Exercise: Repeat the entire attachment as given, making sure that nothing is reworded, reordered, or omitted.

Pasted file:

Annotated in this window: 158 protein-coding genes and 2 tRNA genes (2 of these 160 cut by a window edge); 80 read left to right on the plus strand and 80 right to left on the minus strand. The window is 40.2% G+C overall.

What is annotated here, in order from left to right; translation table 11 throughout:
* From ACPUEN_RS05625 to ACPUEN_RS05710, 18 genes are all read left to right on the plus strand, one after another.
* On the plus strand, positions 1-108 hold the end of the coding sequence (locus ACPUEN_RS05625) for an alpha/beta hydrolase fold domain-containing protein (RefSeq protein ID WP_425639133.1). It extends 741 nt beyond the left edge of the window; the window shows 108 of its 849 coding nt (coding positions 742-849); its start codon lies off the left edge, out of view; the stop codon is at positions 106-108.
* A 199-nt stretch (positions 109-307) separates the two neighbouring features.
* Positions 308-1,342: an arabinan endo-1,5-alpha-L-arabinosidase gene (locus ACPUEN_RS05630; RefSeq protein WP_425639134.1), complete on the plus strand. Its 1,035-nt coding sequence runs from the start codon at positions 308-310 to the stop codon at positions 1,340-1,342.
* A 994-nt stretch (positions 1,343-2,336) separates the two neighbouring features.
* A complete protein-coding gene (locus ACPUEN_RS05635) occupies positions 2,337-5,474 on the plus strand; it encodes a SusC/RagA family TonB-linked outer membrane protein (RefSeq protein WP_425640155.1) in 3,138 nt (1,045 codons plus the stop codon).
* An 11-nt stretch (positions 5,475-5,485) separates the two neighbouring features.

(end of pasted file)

Annotated in this window: 158 protein-coding genes and 2 tRNA genes (2 of these 160 cut by a window edge); 80 read left to right on the plus strand and 80 right to left on the minus strand. The window is 40.2% G+C overall.

What is annotated here, in order from left to right; translation table 11 throughout:
* From ACPUEN_RS05625 to ACPUEN_RS05710, 18 genes are all read left to right on the plus strand, one after another.
* On the plus strand, positions 1-108 hold the end of the coding sequence (locus ACPUEN_RS05625) for an alpha/beta hydrolase fold domain-containing protein (RefSeq protein ID WP_425639133.1). It extends 741 nt beyond the left edge of the window; the window shows 108 of its 849 coding nt (coding positions 742-849); its start codon lies off the left edge, out of view; the stop codon is at positions 106-108.
* A 199-nt stretch (positions 109-307) separates the two neighbouring features.
* Positions 308-1,342: an arabinan endo-1,5-alpha-L-arabinosidase gene (locus ACPUEN_RS05630; RefSeq protein WP_425639134.1), complete on the plus strand. Its 1,035-nt coding sequence runs from the start codon at positions 308-310 to the stop codon at positions 1,340-1,342.
* A 994-nt stretch (positions 1,343-2,336) separates the two neighbouring features.
* A complete protein-coding gene (locus ACPUEN_RS05635) occupies positions 2,337-5,474 on the plus strand; it encodes a SusC/RagA family TonB-linked outer membrane protein (RefSeq protein WP_425640155.1) in 3,138 nt (1,045 codons plus the stop codon).
* An 11-nt stretch (positions 5,475-5,485) separates the two neighbouring features.